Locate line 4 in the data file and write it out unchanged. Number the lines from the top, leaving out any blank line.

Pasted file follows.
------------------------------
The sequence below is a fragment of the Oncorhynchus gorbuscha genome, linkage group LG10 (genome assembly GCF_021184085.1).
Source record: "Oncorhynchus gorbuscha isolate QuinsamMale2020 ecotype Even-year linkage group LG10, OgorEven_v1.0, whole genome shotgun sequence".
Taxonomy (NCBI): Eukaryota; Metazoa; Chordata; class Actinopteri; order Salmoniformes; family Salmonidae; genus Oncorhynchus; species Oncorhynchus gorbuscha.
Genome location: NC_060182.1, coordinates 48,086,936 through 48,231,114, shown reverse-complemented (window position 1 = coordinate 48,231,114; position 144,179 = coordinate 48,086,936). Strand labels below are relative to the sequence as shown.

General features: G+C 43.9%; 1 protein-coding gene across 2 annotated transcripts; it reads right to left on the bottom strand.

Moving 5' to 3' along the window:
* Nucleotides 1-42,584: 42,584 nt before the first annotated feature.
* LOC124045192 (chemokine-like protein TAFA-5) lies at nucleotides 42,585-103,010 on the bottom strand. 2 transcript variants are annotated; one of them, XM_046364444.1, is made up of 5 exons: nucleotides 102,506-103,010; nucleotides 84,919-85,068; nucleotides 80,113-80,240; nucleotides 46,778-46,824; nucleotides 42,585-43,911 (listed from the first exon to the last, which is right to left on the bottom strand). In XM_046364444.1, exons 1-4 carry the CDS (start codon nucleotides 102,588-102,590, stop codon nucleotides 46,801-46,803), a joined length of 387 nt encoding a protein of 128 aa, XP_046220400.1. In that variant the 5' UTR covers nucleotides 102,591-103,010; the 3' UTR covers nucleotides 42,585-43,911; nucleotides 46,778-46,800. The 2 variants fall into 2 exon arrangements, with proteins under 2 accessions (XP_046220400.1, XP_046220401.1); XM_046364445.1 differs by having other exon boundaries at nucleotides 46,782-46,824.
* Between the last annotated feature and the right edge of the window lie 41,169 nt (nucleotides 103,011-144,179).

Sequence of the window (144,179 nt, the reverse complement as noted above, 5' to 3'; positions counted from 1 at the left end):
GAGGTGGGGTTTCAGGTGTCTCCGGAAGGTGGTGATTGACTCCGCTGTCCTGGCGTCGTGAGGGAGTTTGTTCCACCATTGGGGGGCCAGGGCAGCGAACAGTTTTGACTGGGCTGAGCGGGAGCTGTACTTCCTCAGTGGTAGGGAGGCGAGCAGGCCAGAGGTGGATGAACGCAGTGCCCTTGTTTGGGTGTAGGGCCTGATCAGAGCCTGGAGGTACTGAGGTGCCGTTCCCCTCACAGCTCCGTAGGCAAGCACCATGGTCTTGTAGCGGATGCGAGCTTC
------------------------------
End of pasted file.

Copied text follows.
Genome location: NC_060182.1, coordinates 48,086,936 through 48,231,114, shown reverse-complemented (window position 1 = coordinate 48,231,114; position 144,179 = coordinate 48,086,936). Strand labels below are relative to the sequence as shown.